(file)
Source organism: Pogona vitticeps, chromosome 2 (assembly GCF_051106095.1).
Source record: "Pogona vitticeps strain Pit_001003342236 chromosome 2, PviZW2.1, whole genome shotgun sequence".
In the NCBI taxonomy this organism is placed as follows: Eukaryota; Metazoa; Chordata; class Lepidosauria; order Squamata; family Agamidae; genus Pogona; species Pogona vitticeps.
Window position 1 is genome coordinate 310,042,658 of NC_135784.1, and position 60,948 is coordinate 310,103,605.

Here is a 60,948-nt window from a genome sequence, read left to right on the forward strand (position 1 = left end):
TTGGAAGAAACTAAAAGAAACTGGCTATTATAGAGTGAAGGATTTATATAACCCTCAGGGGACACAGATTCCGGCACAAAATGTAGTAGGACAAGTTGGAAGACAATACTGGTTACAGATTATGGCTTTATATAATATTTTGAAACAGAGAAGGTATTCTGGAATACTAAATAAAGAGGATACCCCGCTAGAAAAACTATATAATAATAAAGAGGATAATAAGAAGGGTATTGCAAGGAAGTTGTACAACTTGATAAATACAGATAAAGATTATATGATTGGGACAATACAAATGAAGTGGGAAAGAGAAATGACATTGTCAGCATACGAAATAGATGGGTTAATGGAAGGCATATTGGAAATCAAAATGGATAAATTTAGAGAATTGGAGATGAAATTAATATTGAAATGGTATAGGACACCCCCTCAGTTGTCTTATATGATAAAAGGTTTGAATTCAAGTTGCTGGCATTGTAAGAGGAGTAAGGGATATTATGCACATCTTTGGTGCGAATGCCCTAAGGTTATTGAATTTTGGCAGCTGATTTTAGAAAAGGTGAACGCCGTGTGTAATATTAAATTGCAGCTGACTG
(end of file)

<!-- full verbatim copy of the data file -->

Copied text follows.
Source organism: Pogona vitticeps, chromosome 2 (assembly GCF_051106095.1).
Source record: "Pogona vitticeps strain Pit_001003342236 chromosome 2, PviZW2.1, whole genome shotgun sequence".
In the NCBI taxonomy this organism is placed as follows: Eukaryota; Metazoa; Chordata; class Lepidosauria; order Squamata; family Agamidae; genus Pogona; species Pogona vitticeps.
Window position 1 is genome coordinate 310,042,658 of NC_135784.1, and position 60,948 is coordinate 310,103,605.

Here is a 60,948-nt window from a genome sequence, read left to right on the forward strand (position 1 = left end):
TTGGAAGAAACTAAAAGAAACTGGCTATTATAGAGTGAAGGATTTATATAACCCTCAGGGGACACAGATTCCGGCACAAAATGTAGTAGGACAAGTTGGAAGACAATACTGGTTACAGATTATGGCTTTATATAATATTTTGAAACAGAGAAGGTATTCTGGAATACTAAATAAAGAGGATACCCCGCTAGAAAAACTATATAATAATAAAGAGGATAATAAGAAGGGTATTGCAAGGAAGTTGTACAACTTGATAAATACAGATAAAGATTATATGATTGGGACAATACAAATGAAGTGGGAAAGAGAAATGACATTGTCAGCATACGAAATAGATGGGTTAATGGAAGGCATATTGGAAATCAAAATGGATAAATTTAGAGAATTGGAGATGAAATTAATATTGAAATGGTATAGGACACCCCCTCAGTTGTCTTATATGATAAAAGGTTTGAATTCAAGTTGCTGGCATTGTAAGAGGAGTAAGGGATATTATGCACATCTTTGGTGCGAATGCCCTAAGGTTATTGAATTTTGGCAGCTGATTTTAGAAAAGGTGAACGCCGTGTGTAATATTAAATTGCAGCTGACTG